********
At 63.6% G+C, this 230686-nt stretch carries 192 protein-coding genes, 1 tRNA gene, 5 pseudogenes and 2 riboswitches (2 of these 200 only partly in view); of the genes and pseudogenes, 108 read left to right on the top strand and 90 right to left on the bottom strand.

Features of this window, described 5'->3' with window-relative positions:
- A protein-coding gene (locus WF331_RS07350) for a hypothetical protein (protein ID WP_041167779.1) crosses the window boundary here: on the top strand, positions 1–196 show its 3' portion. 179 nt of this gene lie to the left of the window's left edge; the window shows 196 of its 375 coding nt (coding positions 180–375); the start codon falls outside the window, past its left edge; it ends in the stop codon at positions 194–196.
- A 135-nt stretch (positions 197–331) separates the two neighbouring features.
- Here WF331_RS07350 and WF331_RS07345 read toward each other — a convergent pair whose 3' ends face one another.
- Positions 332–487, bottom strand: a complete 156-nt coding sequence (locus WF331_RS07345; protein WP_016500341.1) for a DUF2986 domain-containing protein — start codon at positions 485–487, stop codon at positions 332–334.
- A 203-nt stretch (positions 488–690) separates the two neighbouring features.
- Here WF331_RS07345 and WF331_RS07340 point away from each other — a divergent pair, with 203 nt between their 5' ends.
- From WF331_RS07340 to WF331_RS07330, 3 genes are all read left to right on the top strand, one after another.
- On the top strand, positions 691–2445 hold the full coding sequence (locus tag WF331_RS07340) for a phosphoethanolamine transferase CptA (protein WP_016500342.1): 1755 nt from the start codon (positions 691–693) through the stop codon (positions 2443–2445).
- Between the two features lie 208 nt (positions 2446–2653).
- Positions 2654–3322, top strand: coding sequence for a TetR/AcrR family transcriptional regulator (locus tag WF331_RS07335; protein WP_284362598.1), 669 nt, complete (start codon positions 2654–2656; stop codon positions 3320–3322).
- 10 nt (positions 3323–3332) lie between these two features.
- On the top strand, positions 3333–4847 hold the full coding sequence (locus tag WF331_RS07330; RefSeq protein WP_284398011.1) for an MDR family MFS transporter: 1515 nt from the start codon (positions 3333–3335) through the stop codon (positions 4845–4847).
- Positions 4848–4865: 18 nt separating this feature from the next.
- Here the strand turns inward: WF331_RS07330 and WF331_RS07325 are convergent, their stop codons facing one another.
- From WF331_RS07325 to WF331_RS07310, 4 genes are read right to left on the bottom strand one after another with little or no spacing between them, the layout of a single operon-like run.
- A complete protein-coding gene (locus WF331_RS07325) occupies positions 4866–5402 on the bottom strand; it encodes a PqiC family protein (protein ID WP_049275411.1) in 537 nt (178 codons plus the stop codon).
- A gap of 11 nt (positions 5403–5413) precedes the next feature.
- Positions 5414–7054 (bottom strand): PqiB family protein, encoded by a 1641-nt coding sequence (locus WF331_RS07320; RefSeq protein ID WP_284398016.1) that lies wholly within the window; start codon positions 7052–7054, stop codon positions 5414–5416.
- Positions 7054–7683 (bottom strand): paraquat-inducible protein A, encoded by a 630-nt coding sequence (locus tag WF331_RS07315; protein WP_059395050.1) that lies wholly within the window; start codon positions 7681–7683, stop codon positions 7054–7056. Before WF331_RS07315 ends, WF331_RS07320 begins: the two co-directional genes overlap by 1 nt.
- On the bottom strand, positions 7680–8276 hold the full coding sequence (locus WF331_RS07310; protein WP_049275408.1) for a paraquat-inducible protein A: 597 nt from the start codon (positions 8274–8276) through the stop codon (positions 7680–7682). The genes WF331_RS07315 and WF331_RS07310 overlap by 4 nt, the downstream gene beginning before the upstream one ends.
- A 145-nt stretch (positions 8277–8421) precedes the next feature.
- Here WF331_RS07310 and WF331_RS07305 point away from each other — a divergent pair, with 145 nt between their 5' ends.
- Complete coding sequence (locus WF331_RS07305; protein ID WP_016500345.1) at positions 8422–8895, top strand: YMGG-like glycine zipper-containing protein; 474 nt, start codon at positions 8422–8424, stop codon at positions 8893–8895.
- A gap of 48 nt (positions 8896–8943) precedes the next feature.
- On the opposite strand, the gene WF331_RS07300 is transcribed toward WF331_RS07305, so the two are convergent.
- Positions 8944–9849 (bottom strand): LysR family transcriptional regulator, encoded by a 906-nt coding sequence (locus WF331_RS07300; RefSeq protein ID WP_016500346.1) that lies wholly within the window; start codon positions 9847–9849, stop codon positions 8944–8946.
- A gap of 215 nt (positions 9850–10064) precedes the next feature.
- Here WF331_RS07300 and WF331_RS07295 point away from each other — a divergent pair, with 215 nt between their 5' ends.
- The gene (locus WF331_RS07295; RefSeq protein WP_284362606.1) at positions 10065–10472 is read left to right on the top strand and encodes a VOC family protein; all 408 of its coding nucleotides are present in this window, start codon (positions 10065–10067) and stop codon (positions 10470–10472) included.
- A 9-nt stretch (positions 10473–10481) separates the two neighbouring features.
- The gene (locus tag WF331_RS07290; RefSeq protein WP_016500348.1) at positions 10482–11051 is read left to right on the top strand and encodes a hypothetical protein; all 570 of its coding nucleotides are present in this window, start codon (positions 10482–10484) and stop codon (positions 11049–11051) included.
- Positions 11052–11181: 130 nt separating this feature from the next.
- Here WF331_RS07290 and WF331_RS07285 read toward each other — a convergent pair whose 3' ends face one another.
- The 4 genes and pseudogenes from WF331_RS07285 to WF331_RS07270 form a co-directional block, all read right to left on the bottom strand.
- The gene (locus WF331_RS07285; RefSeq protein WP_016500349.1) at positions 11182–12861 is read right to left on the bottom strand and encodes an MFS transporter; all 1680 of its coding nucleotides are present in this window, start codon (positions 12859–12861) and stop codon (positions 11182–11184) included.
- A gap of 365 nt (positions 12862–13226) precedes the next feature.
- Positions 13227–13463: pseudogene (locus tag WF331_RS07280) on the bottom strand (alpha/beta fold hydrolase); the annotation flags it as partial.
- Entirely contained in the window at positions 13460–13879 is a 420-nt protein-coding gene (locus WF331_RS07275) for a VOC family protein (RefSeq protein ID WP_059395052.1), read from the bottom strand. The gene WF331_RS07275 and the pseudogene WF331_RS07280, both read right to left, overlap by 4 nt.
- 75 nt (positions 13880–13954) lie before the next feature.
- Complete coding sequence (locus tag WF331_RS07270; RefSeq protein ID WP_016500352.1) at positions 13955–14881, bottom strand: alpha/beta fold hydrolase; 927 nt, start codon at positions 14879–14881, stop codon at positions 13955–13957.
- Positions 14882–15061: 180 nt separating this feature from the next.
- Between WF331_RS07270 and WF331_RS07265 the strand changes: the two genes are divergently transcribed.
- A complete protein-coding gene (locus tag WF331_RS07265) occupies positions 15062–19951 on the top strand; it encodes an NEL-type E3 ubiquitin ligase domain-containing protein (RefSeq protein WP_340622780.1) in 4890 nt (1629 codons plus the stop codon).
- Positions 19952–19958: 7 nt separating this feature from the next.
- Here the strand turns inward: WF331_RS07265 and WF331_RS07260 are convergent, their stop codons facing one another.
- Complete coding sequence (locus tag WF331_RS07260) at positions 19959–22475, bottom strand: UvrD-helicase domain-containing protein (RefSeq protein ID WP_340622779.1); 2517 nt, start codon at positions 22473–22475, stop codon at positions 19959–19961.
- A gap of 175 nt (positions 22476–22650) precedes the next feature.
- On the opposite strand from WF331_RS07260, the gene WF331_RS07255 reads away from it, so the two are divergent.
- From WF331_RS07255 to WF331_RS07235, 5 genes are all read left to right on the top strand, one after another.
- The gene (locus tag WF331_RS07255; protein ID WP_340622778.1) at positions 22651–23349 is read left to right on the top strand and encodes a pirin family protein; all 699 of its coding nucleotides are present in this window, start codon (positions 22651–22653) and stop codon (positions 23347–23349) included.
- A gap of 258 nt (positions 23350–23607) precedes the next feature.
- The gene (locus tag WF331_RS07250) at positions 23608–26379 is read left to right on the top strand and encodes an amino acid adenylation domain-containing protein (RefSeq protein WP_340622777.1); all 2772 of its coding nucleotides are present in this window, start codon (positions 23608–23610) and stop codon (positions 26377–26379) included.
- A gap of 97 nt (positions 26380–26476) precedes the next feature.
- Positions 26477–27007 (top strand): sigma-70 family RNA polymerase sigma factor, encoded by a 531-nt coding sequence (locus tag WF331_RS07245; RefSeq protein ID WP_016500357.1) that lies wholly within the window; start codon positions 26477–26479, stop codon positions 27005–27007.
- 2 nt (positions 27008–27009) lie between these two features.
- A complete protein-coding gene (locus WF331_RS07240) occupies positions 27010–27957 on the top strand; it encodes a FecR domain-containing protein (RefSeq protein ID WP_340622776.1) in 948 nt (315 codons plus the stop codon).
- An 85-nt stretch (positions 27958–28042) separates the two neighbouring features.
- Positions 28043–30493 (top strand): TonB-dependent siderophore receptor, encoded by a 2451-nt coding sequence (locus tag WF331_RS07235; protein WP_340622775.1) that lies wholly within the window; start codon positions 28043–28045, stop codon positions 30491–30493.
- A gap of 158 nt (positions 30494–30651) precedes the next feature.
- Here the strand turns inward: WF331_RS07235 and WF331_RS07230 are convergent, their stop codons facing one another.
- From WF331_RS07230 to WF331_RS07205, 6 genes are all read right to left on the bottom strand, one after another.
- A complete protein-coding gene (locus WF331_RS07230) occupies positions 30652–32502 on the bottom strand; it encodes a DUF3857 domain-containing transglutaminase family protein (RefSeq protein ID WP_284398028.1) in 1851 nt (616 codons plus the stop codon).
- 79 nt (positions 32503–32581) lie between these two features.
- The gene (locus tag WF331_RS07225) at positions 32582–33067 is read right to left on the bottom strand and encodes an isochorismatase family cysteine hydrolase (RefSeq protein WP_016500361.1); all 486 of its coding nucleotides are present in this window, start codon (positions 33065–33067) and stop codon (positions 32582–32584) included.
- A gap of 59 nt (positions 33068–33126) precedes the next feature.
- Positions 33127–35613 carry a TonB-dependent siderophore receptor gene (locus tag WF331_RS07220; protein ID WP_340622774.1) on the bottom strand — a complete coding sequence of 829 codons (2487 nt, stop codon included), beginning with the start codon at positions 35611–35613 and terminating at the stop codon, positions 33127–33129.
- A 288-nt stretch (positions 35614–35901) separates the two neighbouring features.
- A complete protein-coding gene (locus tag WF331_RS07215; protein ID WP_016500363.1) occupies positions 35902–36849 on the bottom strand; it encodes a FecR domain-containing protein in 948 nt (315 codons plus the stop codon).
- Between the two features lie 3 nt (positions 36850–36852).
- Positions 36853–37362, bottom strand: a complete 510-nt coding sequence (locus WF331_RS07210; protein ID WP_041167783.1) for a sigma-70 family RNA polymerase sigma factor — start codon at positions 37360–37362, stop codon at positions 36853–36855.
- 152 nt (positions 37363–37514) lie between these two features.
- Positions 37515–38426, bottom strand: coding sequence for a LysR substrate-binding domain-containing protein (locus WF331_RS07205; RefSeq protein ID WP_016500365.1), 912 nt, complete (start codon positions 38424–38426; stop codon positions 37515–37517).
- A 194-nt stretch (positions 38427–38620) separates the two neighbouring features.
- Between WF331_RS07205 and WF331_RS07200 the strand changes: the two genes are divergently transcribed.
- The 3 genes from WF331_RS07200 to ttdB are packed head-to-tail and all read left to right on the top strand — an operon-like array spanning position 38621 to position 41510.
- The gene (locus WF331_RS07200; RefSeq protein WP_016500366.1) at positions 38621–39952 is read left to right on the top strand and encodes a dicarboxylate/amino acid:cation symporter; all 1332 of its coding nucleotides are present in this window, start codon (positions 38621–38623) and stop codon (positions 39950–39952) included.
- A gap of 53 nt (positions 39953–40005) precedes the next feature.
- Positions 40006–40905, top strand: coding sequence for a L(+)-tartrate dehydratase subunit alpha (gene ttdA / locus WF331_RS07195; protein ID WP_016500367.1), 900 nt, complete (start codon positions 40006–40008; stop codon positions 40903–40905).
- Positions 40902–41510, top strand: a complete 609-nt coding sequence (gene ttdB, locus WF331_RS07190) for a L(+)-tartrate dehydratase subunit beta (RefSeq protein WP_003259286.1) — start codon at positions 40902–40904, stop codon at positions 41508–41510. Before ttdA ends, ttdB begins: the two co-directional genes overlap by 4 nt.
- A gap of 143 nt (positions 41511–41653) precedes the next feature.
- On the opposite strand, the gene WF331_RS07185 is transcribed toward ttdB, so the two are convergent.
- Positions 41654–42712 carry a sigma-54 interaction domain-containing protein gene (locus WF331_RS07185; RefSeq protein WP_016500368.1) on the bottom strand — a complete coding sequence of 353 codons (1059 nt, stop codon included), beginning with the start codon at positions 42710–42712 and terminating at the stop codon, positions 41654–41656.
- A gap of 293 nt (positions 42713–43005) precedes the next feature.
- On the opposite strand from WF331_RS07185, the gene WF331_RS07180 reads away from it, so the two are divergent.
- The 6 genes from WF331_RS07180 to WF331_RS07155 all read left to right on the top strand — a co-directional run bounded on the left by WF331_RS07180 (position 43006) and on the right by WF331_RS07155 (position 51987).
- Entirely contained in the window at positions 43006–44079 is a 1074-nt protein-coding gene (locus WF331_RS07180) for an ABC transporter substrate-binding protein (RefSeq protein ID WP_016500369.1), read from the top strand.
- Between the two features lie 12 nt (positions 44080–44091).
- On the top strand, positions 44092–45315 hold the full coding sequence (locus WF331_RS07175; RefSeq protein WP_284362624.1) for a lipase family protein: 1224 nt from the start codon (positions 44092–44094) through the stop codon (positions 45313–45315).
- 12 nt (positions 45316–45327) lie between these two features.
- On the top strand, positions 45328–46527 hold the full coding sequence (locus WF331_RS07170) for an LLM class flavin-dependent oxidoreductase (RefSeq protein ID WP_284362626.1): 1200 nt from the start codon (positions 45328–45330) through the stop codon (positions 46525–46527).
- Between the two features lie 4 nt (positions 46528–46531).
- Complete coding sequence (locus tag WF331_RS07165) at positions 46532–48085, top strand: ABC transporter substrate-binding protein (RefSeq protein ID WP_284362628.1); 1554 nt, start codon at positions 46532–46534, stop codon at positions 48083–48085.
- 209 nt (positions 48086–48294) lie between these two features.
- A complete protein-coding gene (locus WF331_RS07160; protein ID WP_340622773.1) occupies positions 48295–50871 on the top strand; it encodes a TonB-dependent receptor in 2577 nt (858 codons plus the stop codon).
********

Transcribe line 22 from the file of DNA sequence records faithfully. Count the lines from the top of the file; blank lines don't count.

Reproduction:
- On the bottom strand, positions 7680–8276 hold the full coding sequence (locus WF331_RS07310; protein WP_049275408.1) for a paraquat-inducible protein A: 597 nt from the start codon (positions 8274–8276) through the stop codon (positions 7680–7682). The genes WF331_RS07315 and WF331_RS07310 overlap by 4 nt, the downstream gene beginning before the upstream one ends.